Read Aloud Books for Making Connections


When students are able to make connections with a book they find more meaning to the story. They are able to better connect with the characters and the plot and really understand what is happening. While we must reel our young learners in (sometimes they get off track while making connections) I still believe this concept is very important for our students to learn and feel comfortable with.

I thought I would share a few of my favorite books for teaching text-to-self connections, text-to-text connections and text-to-world connections:

No, David! By David Shannon
This book is an obvious favorite for young students and they can ALL relate! As I read this story I make sure to check in with my students and their connections and ask them how their connections help them understand the story better. This book also has some great stopping points for inferring!

The Relatives Came by Cynthia Rylant
Most students can relate to a time in their life where they had a LOT of family members over their house and how it felt. As with any text-to-self connections I try to make them meaningful and bring students back to the text by asking them how their connections helped them better understate what was happening in the story.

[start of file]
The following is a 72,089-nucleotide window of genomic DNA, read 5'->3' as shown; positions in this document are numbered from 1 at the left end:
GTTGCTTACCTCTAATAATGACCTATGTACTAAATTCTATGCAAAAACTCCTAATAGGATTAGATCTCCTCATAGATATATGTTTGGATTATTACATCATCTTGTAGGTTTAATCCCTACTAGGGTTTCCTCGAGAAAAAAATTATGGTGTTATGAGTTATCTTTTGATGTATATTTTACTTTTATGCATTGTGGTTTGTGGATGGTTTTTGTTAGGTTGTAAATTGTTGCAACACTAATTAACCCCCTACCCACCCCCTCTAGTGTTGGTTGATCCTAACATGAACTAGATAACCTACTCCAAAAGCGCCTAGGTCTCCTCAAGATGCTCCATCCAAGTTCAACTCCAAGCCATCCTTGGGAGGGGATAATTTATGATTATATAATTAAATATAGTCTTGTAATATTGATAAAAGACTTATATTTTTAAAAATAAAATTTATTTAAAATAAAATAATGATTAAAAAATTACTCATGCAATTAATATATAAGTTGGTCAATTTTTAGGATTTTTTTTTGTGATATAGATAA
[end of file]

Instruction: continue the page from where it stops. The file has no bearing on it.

Oliver Button is a Sissy by Tomie dePaola and Amazing Grace by Mary Hoffman
Both of these books have main characters that must overcome some sort of adversity and students can often relate to the struggles each character faces in these stories. We talk a bit about how Oliver Button changes through the story and after reading Amazing Grace we compare the two main characters' journeys. I love to use them when making text-to-text connections!

The Great Kapok Tree by Lynne Cherry:
I focus a lot on author's purpose when we read this book. I want my students to try and figure out WHY Lynne Cherry wrote this book and what it could be telling us about our world that we live in. My young, first graders always amaze me with their insightful thoughts on protecting the forests and the trees.

The Lorax by Dr. Seuss:
Another great read for text-to-world connections. My students are able to think of the relationship between our world and how we treat it just like in the story.

You can grab the above books here:


I have also made read aloud lessons and response sheets for ALL the above books and more that you can find by clicking the image below if you are interested:


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